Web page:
In recent years, Nvidia has ridden one of the biggest waves in technology, selling chips needed to build increasingly clever artificial intelligence algorithms. Now, the company plans to catch another big swell--mobile computing--with a $40 billion acquisition of Arm, which designs the chips found in virtually all smartphones. The deal would reshape the chip industry overnight--putting Nvidia at the center of much of the action. But it will face regulatory scrutiny in the UK, Europe, the US, and China, because it would give Nvidia control over the chip blueprints used by multiple tech companies, including its competitors. The news may be especially concerning in China, since it could allow the US to restrict access to chip designs used in a wide array of products.
Facial recognition may not be as secure as previously thought. Researchers found that the technology can be fooled by using a 3D-printed mask depicting a different person's face. The mask was able to trick payment a system at a border checkpoint in China a passport-control gate in Amsterdam. The security flaw was discovered by researchers with the artificial intelligence firm Kneron, which determined criminals only need is a lifelike mask of a person to bypass security checkpoints. Kneron CEO Albert Liu said in a statement: 'Technology providers should be held accountable if they do not safeguard users to the highest standards.'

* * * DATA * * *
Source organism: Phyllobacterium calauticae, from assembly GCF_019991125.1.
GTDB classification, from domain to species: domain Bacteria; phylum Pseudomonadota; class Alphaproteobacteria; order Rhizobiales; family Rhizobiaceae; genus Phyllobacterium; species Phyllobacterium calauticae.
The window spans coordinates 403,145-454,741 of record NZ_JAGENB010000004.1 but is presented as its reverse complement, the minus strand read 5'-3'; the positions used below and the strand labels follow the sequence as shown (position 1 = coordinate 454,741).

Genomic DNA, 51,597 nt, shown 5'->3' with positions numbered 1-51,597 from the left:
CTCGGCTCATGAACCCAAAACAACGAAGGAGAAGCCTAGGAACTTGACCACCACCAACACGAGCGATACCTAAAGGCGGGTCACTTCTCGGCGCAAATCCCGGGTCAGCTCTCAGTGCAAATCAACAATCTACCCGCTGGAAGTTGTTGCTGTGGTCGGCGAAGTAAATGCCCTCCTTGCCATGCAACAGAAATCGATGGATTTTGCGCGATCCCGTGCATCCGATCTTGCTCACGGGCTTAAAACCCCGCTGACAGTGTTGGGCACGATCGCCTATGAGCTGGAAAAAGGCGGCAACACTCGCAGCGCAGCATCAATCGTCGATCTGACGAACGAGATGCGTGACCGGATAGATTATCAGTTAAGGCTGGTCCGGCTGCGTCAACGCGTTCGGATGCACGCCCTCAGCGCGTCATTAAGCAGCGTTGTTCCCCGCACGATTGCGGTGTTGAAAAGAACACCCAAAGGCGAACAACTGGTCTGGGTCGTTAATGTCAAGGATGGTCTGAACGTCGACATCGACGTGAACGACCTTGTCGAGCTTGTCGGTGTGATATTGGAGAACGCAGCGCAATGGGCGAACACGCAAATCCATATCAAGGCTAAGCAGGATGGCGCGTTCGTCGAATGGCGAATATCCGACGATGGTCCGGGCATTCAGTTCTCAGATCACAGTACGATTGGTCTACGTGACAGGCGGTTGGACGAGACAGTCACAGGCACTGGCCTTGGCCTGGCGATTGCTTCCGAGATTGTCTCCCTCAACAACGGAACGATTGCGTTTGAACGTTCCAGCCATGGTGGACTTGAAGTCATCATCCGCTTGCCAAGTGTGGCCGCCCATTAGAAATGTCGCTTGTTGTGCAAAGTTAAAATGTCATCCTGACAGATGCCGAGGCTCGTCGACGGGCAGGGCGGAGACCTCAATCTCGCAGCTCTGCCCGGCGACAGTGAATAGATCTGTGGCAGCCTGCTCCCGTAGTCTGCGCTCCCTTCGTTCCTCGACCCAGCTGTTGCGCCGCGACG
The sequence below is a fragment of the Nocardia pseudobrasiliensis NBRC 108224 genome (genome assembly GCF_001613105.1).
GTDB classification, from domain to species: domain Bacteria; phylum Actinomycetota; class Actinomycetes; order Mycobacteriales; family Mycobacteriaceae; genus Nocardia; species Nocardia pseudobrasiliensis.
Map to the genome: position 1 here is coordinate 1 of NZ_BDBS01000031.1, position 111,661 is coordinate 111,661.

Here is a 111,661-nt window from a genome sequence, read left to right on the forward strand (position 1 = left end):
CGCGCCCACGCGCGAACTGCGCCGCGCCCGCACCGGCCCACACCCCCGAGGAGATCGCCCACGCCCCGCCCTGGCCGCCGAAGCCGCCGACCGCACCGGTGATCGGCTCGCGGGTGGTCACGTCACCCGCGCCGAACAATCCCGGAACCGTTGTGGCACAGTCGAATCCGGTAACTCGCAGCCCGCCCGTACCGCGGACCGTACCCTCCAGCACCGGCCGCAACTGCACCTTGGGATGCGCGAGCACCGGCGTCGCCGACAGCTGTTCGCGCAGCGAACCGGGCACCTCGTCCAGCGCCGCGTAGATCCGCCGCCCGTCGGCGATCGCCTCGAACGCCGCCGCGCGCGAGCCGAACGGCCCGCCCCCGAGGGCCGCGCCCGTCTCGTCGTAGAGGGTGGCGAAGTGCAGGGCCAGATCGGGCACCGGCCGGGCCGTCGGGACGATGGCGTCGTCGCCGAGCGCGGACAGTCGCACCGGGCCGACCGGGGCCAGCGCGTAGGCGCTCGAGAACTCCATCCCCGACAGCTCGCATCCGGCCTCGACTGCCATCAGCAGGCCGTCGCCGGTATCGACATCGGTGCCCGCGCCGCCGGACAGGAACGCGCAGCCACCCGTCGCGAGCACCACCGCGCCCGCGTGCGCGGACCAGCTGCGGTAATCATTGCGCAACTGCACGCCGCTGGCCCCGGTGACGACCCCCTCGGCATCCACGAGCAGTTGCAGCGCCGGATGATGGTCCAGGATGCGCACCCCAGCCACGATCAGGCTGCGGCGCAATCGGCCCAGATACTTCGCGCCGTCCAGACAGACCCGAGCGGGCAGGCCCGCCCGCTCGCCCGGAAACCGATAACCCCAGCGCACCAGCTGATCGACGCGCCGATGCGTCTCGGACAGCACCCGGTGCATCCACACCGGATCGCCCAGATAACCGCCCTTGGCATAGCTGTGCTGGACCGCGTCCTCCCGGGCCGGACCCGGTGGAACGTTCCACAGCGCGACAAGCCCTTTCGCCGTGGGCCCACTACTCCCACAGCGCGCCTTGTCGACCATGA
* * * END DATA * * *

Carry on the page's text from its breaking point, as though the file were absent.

In late September, Beijing unveiled to the world Daxing, a glimmering $11 billion airport showcasing technologies such as robots and facial recognition scanners that many other airports worldwide are either adopting or are now considering. Daxing fits the description of what experts hail as a "smart airport." Just as a smart home is where internet-connected devices control functions like security and thermostats, smart airports use cloud-based technologies to simplify and improve services. Of course, many of the nearly 4,000 scheduled service airports across the world are still embarrassingly antiquated. The good news for aviation is that more facilities are investing, finally, to better serve airlines, suppliers, and travelers. This year, airports worldwide will spend $11.8 billion -- 68 percent more than the level three years ago -- on information technology, according to an estimate published this month by SITA (Société Internationale de Telecommunications Aeronautiques, an airline-owned tech provider). A few trends are driving the rise of smart airports. Flight volumes are increasing, so airports need better ways to process flyers. Airports need better ways to make money, too, by encouraging passengers to spend more in their shops and restaurants. Data is growing in importance. Everything happening at an airport, from where passengers are flowing to which items are selling in stores, generates data. Airports can analyze this data to spot opportunities for eking out fatter profits. They can sell the data to third-parties as well.